would be consistent with the previous result.

What is the reason of the difference? Actually `sum`

does not use `foldl`

but
`reduce`

, and `reduce`

does not have a guaranteed order of summation. This
means that in the latter case we must have made some summation of two ```
Int8
(100)
```

values using `Base.add_sum`

which promoted the result to `Int`

.

Maybe above you thought of calling `foldl`

with `Base.add_sum`

like ths?:

```
julia> foldl(Base.add_sum, Integer[0x64; fill(Int8(100), 9999)])
0x00000000000f4240
```

`0x00000000000f4240`

is just `1000000`

(which is a correct result if we were
widening types always when doing the summation), but why do we get such a weird
value? The reason is that `foldl`

differs from `sum`

in the way it initializes
the summation. It uses the first element of the collection(`0x64`

in our case)
and promotes it to the type that woud be produced if this element were added
using `Base.add_sum`

to itself and we know `UInt8`

to `UInt8`

invokes promotion
to `UInt`

.

What else could go wrong? Try this:

```
julia> using Random
julia> Random.seed!(1234)
MersenneTwister(1234)
julia> x = rand(1000)
1000-element Vector{Float64}:
0.5908446386657102
0.7667970365022592
0.5662374165061859
0.4600853424625171
0.7940257103317943
0.8541465903790502
0.20058603493384108
0.2986142783434118
⋮
0.5762976355934157
0.08831200391130656
0.8994769043886504
0.8232831225471882
0.37869007913520947
0.7812366659068535
0.4651012221417914
julia> sum(x)
496.84883432553806
julia> sum(x, init=0.0)
496.84883432553846
```

As you can see the results are not identical (they differ at the second least
significant digit). What have messed up this time? By specifying `init`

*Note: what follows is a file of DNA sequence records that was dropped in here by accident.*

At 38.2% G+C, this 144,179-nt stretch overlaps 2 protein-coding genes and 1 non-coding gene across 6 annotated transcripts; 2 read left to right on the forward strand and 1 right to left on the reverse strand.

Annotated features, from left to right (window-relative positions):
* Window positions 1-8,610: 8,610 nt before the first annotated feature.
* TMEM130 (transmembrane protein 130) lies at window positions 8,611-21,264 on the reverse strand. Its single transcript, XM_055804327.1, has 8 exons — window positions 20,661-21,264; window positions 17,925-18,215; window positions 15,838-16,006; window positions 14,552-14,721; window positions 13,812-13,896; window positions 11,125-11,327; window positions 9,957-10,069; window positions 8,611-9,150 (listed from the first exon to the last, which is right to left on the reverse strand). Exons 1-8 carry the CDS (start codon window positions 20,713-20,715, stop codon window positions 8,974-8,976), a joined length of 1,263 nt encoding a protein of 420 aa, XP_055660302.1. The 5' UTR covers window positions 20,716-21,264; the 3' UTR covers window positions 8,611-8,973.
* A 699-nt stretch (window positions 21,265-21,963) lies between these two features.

keyword
argument, although `0.0`

is a neutral in summation, we forced `sum`

to
use a different summation order again and for floats order of summation is
known to affect the result.

Wait - have I said that `0.0`

is a neutral in summation? I have lied. See:

```
julia> isequal(sum([-0.0, -0.0]), sum([-0.0, -0.0], init=0.0))
false
```

because:

```
julia> sum([-0.0, -0.0])
-0.0
julia> sum([-0.0, -0.0], init=0.0)
0.0
```

At this point I start asking myself why in my math classes I was taught to use real numbers and not IEEE 754 standard which seems to be at play much more often in practice (at least if you are using computers). I will have to pose this question Alan Edelman who is a professor of both mathematics and computer science the next time I have the privilege of talking with him.

# Conclusions

In this blog and on Stack Overflow I try to show users that Julia is a nice language to work with (of which I am really convinced).

However, having written these 1000 stories that end good one wants to show at least one story when the dark side shows up (of course the problems I have discussed are not Julia specific, but their particular manifestation is a consequence of design decisions that Julia developers made).

Can we do anything about the problems I have shown? There is one remedy and one warning to keep in mind.

The remedy is the following: when working with collections in Julia always take care to make sure they have homogeneous type of elements and this type is chosen appropriately to the operation you want to perform. Except for very rare situations there is little sense in mixing numbers of different types in one collection so just do not do it.

The warning is the IEEE floating point arithmetic standard consequence: if you work with floats better treat the result of operations on them as only approximate.